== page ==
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10 Things You Need To Remind Yourself Of To Begin A Brighter Day

10 Things You Need To Remind Yourself Of To Begin A Brighter Day

Sometimes, it’s hard to know what’s needed in order to begin your day in the best way possible. Doing exercise, checking your emails, not checking your emails, having a shower, sleeping in, having a light breakfast, having a full breakfast…the list goes on and on until it’s an unmanageable mess and you can’t decide what to do one way or another.

Want to know how to begin your day? We’ve compiled some of the best things to do and remind yourself of to make sure you begin your day on the right note and keep having a great, bright, and positive day.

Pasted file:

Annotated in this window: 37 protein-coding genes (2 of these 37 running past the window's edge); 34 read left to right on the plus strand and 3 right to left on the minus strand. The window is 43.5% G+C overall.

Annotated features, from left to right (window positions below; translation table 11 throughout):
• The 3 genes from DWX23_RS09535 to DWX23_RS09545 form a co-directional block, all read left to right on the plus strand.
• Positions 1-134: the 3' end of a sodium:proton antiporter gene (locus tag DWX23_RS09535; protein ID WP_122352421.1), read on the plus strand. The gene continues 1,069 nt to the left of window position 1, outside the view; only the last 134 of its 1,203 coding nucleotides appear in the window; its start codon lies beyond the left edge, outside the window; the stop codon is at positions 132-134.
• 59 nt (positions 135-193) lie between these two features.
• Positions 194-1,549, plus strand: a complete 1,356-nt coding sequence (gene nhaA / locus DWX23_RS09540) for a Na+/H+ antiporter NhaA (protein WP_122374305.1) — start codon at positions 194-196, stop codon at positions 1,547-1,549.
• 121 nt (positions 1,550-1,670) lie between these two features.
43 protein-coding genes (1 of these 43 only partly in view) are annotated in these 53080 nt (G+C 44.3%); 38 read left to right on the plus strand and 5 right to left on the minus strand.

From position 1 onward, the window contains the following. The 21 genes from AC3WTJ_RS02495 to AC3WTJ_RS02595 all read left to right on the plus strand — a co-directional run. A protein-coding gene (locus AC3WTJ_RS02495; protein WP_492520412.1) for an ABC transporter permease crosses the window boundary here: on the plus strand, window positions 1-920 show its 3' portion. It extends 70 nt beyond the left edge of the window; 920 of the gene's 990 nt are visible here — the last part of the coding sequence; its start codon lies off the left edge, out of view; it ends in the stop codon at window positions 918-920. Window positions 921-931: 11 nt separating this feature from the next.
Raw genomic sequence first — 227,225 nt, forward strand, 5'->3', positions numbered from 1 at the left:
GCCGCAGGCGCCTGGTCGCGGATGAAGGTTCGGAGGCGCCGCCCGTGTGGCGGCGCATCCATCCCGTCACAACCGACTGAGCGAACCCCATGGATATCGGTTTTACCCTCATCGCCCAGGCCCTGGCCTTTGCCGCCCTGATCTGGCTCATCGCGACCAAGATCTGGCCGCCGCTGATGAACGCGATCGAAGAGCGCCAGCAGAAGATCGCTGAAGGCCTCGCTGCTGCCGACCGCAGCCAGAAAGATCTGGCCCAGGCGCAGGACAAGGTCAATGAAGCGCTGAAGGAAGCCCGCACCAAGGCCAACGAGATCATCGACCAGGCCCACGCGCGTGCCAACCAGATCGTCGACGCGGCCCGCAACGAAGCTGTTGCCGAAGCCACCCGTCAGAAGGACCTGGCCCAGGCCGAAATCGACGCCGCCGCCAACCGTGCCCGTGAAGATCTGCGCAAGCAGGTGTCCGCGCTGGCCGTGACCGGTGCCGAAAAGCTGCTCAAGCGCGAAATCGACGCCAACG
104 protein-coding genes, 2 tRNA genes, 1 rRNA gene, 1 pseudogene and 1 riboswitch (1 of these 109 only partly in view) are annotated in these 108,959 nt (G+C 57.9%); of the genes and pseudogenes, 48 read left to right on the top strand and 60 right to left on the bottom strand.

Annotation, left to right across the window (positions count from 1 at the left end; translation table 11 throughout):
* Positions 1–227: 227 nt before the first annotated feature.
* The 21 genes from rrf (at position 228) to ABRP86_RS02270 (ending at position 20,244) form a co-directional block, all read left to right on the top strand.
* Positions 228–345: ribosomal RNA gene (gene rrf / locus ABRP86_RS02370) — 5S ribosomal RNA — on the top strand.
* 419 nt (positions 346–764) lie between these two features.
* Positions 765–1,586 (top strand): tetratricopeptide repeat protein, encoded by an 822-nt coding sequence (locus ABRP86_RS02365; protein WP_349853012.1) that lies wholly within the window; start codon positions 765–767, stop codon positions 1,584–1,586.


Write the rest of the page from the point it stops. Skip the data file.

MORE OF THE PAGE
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1. Remember that it’s a brand new day

Upon waking up, a positive way to begin your day is to simply acknowledge the fact that this is a brand new day, unlike any you will ever have again or will have ever had previously. Some days, the bravest thing we can do is wake up and face the world, and it’s made much easier by the fact that every day is the chance to do something right, to be the best version of yourself you can be. You can work towards those goals of yours, those dreams, and you can achieve anything you want in those same hours as are available to everyone else. Begin your day with the knowledge of that fact and go forth into a brighter day feeling indestructible.

2. Have a proper breakfast